discoloration appearing more than 30 days after begin removed from water with
parasites cannot be due to An. haemophila. The reasoning given for this conclusion is
that the gill-discoloring parasite An. haemophila resides in gill lining which is
completely regenerated every 30 days and, since these parasites cannot go directly
from infected gill lining to new, regenerated gill lining, then future gill discoloration
must be the result of something else. Put more simply: An. haemophila cannot go
directly from old to new gill lining, so it seems that continued gill infections must be
caused by some other factor.
Since we want to weaken this causal argument, we are looking for an answer choice
that shows how An. haemophila could possibly re-infect a lobster and cause further
gill discoloration.
Answer choice (A): The argument in the stimulus is not about other parasites or how
frequently various parasites are found in lobsters, so this answer choice has no effect
on the author’s conclusion.
Answer choice (B): For an answer choice to weaken a particular argument it is
important that the scenario or situation described in the answer match the specific
details of the situation in the argument itself. This answer is incorrect because the
lobsters in the conclusion are said to be in parasite-free water, so information about
lobsters in “parasite-rich” water is irrelevant.
Answer choice (C): The stimulus is only concerned with An. haemophila’s effect on
the gill lining of lobsters, so information about other problems the parasite can cause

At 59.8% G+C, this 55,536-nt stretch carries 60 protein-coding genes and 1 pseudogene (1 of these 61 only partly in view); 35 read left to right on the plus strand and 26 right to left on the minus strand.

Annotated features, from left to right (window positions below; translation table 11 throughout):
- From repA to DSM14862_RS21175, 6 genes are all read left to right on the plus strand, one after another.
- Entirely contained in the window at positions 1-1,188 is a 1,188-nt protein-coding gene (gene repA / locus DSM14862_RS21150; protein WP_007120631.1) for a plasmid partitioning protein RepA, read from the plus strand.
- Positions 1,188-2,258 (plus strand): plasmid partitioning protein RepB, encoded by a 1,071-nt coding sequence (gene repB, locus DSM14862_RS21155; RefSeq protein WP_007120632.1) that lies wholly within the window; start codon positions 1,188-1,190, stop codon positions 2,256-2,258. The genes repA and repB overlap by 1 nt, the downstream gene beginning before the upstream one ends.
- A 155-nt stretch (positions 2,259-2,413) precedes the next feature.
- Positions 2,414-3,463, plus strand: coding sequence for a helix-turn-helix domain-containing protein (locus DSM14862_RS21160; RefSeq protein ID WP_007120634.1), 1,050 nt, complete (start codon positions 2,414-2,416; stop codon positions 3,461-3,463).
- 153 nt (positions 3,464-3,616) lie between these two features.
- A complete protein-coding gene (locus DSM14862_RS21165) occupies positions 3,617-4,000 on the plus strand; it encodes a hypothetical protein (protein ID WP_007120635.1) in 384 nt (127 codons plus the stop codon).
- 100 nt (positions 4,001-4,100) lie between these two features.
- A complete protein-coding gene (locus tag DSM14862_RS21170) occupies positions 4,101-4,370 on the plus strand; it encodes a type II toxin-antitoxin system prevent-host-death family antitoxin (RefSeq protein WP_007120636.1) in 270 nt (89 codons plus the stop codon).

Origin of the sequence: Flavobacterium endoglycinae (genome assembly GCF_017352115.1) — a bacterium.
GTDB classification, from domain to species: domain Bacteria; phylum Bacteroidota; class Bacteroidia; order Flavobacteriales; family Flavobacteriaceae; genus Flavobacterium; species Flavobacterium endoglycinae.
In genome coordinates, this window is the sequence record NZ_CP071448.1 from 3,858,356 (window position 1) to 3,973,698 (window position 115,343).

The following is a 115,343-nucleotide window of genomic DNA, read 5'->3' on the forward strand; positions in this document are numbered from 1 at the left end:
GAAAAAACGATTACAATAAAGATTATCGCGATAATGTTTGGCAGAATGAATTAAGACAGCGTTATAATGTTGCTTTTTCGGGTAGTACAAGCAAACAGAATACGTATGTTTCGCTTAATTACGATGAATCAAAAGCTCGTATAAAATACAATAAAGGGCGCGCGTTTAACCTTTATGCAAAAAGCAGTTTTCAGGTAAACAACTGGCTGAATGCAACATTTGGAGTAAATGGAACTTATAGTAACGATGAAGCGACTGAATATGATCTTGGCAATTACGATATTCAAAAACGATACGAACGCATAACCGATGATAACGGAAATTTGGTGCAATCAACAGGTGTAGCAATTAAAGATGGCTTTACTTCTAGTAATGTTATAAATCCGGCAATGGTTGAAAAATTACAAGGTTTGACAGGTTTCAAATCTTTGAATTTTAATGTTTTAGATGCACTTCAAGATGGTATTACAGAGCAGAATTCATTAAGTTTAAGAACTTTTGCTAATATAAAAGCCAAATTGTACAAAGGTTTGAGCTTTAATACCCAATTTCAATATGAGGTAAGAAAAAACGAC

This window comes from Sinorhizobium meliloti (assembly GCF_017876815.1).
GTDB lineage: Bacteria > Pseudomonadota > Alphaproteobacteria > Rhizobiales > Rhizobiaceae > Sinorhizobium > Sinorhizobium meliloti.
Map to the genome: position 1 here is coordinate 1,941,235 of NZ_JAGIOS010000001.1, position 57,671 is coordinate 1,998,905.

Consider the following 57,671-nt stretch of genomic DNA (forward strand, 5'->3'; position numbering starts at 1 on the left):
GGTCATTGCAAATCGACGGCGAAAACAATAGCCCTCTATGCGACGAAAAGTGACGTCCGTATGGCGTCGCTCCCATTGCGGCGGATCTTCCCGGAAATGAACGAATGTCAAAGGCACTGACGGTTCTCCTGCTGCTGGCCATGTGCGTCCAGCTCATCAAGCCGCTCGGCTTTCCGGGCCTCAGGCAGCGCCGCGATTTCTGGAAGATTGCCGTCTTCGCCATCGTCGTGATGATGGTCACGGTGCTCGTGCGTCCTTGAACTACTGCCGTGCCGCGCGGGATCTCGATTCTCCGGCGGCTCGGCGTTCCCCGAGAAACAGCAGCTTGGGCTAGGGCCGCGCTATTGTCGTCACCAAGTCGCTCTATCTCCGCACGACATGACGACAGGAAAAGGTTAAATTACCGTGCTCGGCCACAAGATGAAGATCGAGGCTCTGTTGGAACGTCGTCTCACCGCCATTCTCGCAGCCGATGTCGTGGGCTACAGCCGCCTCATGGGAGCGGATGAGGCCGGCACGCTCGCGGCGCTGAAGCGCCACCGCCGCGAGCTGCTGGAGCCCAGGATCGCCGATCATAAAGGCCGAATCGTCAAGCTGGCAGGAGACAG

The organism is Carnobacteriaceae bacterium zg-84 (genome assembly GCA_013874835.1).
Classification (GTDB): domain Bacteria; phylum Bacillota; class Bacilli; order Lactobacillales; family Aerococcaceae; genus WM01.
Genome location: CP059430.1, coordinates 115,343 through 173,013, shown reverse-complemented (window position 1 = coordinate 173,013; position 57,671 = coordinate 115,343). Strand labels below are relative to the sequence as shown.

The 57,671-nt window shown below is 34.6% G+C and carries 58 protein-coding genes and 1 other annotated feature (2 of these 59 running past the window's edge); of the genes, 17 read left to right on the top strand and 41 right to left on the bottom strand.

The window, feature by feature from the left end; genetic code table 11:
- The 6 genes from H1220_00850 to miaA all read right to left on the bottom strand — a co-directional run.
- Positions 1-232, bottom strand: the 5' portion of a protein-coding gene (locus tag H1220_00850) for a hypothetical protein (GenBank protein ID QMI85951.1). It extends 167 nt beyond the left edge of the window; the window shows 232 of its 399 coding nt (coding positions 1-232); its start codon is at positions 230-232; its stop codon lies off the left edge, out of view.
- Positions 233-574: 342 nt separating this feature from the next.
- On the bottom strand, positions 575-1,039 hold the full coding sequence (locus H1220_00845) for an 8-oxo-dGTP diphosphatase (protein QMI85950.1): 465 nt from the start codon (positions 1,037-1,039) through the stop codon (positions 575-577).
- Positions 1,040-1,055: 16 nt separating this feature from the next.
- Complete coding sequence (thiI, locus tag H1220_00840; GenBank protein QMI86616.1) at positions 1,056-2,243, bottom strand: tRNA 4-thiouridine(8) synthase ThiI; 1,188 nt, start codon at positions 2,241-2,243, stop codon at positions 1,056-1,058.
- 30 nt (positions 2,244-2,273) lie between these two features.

has no bearing on the argument.
Answer choice (D): This is the correct answer. The author presumes that because the
parasite cannot re-infect a host lobster by directly moving from the infected gill
lining to the newly generated gill lining then An. haemophila cannot be the cause of
future gill discoloration. However, if answer choice (D) is true, then An. haemophila
can migrate from infected gill lining to the lobster’s stomach, and then later re-infect
that lobster’s regenerated gill lining. This answer choice provides an alternative
pathway for re-infection and thereby directly attacks the author’s conclusion.
Answer choice (E): This answer choice actually strengthens the author’s argument
by showing that a previously infected lobster is more resistant to re-infection by the
same parasite. Thus it would be even more difficult for An. haemophila to infect the
same lobster a second time.
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The gill lining of lobsters in which the disease-causing parasite   [#permalink] 01 Apr 2019, 04:43